Freaking heavy. My little dabbles in forgiveness have been going really well. Like, bliss-inducingly well. I'm not going to lie - I'm really getting a taste for the stuff. I want more.

Monday, June 9, 2008

A Letter to Lee Pace

Dear Mr. Pace:

I won't want a big wedding. I'd much rather it be small - just a few close family members, just a few close friends. I don't intend to wear white because I think a bride should have to earn that honor. I just went to a wedding where the bride DID earn it and still wore cream. I will want to look stunningly beautiful for you, but I won't sport a color that implies virginity.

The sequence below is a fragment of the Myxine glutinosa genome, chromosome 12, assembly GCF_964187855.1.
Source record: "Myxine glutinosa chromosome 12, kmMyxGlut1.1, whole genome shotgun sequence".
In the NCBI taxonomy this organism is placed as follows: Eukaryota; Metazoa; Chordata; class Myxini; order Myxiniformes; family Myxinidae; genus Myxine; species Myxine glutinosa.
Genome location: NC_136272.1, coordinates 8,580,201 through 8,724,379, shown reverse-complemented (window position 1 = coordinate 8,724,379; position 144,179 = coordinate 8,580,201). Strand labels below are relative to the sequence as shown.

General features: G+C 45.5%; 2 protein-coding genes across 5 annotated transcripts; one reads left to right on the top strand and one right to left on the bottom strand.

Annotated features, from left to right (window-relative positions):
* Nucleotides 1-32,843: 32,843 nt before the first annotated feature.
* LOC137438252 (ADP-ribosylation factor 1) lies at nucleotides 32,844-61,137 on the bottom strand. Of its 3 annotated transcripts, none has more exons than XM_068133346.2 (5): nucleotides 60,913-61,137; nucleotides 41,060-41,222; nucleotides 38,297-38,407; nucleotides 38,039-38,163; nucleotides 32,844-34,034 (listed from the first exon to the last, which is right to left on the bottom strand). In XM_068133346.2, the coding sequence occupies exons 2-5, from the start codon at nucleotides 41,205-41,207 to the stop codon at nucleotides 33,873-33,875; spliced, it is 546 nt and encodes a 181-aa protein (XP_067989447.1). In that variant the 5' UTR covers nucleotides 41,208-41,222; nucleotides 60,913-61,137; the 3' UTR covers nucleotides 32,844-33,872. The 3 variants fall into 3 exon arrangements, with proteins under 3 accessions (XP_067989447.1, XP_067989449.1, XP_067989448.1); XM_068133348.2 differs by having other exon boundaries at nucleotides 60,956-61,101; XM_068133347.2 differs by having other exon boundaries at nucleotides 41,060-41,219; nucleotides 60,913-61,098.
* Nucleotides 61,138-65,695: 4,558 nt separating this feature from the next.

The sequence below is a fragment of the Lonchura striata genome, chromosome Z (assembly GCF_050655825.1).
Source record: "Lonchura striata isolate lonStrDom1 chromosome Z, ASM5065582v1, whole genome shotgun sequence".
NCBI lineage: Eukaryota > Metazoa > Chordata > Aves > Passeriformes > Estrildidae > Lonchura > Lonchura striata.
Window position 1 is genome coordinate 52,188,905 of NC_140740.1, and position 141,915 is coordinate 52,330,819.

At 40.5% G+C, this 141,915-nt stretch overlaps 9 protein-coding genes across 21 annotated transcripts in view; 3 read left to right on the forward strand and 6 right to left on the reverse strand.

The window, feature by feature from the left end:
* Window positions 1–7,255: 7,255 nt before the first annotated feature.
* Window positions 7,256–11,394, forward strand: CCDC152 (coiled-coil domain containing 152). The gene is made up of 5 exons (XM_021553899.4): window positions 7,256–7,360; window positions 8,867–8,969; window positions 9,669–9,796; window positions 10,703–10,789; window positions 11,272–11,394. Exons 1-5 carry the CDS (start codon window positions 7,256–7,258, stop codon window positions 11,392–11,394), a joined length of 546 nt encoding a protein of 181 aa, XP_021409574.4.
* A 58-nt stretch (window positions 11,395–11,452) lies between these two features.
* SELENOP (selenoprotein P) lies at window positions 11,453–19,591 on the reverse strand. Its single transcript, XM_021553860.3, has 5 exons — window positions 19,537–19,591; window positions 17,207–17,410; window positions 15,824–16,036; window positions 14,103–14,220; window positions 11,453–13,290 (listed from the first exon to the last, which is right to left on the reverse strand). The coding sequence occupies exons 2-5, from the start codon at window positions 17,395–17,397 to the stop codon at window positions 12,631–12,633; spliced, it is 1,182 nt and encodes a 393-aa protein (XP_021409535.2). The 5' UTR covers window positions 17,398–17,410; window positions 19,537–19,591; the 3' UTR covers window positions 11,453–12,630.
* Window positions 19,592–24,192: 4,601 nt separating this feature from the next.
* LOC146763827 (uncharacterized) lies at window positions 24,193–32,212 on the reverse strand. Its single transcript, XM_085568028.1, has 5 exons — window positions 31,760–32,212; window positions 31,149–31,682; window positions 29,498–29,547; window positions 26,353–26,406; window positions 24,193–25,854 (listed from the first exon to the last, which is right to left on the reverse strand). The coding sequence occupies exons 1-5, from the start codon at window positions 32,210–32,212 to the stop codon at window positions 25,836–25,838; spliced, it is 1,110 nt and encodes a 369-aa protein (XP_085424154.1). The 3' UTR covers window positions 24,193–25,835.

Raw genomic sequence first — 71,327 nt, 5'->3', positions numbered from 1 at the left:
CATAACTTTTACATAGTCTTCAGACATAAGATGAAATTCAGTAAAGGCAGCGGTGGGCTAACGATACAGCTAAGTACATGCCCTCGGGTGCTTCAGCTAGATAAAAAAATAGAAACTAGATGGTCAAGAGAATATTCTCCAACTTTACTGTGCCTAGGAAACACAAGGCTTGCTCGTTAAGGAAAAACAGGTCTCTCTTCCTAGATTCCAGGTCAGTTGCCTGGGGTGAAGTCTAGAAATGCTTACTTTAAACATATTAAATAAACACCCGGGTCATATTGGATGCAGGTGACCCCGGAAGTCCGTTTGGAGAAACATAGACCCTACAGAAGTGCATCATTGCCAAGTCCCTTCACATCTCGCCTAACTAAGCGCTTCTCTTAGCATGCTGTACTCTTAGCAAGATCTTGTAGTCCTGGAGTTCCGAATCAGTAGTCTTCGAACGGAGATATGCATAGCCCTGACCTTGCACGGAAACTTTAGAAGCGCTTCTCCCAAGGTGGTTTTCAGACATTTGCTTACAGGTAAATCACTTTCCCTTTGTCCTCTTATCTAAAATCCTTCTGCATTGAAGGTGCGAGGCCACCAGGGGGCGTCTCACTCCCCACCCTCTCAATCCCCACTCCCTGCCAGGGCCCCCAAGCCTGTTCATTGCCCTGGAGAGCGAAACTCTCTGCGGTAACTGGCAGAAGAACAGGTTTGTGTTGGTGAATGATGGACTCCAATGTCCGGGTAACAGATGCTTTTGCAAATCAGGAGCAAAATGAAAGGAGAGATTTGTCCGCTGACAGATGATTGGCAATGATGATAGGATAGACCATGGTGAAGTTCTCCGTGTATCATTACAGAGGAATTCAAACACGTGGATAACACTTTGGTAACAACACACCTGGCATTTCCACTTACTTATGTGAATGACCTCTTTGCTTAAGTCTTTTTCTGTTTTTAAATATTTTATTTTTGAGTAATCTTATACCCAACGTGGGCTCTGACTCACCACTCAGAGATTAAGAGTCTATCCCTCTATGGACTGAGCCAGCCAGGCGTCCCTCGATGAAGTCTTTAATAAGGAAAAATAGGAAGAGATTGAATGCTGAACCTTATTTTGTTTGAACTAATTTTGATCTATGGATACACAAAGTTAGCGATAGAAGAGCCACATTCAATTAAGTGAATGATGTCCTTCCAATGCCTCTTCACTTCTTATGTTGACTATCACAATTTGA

I do want to get married near water. Whether it's a lake, an ocean, a river - doesn't matter. I have a favorite body of water or two in mind but am open to suggestions. In fact, you should know that I'm a compromiser on most things - this should make our marriage go smoothly because you seem like a pretty easy-going dude yourself.

It's important to me that you know I don't want to marry you because you're some famous actor and I want your money. So, to that end, I think we should keep a joint checking account and each put equal amounts per month to pay the rent and utilities. After that we can each have our own separate accounts going - your money will be yours and mine will be mine, period. I'm willing to sign on this in a prenup.

I never wanted to have children until I fell in love with your eyebrows. This has now become a negotiable issue. If you want them, we'll talk, if not, I'll just go back to plan A.